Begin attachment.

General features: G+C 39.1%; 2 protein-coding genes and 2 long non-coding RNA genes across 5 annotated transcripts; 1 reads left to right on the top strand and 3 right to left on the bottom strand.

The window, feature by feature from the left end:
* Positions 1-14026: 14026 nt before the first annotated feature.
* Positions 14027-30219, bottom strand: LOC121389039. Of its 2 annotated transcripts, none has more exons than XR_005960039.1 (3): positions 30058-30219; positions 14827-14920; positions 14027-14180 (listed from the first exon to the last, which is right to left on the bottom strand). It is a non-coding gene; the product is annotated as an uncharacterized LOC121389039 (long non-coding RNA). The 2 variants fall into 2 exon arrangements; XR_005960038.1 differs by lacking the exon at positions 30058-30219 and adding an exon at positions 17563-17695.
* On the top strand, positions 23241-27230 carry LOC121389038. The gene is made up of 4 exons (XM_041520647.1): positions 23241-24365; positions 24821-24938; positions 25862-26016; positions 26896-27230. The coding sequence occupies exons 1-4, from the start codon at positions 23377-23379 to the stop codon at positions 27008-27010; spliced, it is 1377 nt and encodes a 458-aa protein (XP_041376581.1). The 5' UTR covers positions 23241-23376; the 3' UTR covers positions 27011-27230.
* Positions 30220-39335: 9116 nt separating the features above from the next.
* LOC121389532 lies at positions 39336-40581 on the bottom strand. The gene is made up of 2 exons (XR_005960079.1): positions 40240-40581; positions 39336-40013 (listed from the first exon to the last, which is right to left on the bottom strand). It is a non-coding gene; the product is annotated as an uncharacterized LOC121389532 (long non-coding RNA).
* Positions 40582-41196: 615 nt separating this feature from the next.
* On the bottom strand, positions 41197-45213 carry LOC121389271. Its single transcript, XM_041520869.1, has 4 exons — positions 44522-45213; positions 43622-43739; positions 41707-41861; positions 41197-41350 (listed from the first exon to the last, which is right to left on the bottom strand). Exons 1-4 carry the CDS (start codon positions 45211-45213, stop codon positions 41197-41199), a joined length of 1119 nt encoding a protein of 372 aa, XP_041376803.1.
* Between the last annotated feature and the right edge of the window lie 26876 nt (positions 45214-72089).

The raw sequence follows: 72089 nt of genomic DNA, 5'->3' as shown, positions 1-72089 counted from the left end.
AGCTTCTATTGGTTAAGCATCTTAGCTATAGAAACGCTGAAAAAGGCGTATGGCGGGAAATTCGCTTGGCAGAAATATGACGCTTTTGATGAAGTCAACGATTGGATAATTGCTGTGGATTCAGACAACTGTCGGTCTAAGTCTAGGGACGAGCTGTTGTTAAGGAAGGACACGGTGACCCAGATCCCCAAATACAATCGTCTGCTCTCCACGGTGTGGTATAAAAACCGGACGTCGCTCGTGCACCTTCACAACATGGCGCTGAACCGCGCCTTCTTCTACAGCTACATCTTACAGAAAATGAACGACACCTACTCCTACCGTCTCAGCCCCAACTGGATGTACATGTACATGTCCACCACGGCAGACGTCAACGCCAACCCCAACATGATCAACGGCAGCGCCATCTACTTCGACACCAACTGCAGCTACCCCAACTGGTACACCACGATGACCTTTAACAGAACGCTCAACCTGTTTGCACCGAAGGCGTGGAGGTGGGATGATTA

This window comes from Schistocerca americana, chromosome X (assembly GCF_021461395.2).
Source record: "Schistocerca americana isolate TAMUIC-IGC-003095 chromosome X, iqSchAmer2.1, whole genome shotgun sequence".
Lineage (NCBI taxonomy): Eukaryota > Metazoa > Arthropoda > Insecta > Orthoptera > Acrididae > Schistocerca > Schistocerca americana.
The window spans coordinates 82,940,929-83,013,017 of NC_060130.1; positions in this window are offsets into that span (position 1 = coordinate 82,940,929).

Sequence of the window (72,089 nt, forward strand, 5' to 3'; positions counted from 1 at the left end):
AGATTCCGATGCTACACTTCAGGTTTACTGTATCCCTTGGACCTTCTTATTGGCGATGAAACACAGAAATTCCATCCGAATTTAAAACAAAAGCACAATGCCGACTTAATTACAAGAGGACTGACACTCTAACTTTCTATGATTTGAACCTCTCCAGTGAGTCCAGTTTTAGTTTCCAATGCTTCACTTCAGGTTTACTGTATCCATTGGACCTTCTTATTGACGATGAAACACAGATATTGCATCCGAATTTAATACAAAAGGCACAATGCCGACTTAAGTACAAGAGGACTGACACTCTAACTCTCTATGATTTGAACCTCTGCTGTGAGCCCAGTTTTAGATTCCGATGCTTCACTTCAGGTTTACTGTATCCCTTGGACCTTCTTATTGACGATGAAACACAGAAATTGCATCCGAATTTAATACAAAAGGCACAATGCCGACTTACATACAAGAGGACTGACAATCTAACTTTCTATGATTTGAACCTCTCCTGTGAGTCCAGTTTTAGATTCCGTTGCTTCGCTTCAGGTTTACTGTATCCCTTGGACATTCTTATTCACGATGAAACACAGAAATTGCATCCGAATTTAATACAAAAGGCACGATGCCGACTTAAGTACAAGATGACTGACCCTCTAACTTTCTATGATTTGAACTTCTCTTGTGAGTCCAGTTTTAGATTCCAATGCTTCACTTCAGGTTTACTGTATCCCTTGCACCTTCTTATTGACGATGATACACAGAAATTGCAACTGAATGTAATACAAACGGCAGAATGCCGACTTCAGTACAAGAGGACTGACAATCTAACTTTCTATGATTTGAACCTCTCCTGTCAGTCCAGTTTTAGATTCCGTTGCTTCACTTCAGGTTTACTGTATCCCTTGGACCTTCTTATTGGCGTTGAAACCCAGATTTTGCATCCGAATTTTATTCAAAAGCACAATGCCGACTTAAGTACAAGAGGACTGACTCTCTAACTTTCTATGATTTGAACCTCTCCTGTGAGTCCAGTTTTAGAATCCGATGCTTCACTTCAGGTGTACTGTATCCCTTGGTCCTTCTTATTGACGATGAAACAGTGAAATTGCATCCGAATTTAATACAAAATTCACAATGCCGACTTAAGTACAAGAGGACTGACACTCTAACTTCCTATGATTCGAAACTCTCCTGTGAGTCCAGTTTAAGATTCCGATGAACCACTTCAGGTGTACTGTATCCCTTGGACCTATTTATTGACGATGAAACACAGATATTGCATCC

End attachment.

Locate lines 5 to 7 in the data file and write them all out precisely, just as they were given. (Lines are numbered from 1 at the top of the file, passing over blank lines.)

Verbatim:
* On the top strand, positions 23241-27230 carry LOC121389038. The gene is made up of 4 exons (XM_041520647.1): positions 23241-24365; positions 24821-24938; positions 25862-26016; positions 26896-27230. The coding sequence occupies exons 1-4, from the start codon at positions 23377-23379 to the stop codon at positions 27008-27010; spliced, it is 1377 nt and encodes a 458-aa protein (XP_041376581.1). The 5' UTR covers positions 23241-23376; the 3' UTR covers positions 27011-27230.
* Positions 30220-39335: 9116 nt separating the features above from the next.
* LOC121389532 lies at positions 39336-40581 on the bottom strand. The gene is made up of 2 exons (XR_005960079.1): positions 40240-40581; positions 39336-40013 (listed from the first exon to the last, which is right to left on the bottom strand). It is a non-coding gene; the product is annotated as an uncharacterized LOC121389532 (long non-coding RNA).